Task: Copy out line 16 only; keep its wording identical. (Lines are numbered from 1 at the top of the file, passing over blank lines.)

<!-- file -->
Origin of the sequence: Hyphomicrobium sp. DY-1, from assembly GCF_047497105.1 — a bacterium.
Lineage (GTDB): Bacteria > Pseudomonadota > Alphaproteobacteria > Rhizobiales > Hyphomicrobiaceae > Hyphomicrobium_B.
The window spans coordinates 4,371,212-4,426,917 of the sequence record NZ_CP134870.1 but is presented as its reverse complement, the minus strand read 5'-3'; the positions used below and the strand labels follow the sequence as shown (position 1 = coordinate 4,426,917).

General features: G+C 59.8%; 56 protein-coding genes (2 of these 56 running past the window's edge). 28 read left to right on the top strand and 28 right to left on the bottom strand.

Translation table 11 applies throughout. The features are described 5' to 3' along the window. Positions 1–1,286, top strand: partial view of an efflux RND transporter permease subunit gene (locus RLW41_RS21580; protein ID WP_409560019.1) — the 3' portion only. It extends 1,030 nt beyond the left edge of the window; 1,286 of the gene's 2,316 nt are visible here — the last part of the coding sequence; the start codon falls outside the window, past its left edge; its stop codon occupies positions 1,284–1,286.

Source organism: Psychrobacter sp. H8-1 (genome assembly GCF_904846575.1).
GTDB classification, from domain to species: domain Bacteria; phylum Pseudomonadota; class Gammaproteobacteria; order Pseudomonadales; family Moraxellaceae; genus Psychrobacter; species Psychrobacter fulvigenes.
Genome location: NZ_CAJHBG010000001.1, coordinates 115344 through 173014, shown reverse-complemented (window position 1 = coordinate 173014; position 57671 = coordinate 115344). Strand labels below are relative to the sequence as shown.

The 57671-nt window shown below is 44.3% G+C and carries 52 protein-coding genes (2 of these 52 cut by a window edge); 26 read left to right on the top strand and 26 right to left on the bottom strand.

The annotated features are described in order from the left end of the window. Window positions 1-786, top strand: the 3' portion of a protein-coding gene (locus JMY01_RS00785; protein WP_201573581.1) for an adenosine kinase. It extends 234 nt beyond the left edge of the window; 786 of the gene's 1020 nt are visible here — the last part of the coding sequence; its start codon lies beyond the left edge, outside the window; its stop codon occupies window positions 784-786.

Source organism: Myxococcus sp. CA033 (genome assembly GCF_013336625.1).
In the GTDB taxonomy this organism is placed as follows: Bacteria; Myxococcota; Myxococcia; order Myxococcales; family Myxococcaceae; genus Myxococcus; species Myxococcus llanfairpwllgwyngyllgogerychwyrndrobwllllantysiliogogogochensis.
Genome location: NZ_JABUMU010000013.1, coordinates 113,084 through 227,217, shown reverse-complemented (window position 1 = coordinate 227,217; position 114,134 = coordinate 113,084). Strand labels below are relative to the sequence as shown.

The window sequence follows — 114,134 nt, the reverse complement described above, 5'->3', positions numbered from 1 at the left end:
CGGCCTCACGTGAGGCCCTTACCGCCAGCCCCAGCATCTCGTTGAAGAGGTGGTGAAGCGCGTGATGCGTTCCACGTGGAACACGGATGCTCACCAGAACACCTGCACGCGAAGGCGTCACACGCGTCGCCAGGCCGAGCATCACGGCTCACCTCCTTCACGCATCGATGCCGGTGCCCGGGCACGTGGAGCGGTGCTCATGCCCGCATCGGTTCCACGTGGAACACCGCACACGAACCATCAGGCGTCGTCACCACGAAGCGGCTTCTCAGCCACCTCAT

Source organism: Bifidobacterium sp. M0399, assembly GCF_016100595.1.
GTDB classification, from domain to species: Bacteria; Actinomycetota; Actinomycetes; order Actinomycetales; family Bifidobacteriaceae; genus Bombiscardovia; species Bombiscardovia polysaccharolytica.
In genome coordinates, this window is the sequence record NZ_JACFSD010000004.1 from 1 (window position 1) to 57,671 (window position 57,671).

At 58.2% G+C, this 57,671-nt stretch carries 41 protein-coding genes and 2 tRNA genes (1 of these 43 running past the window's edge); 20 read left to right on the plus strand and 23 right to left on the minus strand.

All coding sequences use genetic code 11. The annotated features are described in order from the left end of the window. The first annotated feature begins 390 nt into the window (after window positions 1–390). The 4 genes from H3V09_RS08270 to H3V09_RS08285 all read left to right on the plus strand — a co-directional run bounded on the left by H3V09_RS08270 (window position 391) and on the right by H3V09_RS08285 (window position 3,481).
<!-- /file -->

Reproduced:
Source organism: Bifidobacterium sp. M0399, assembly GCF_016100595.1.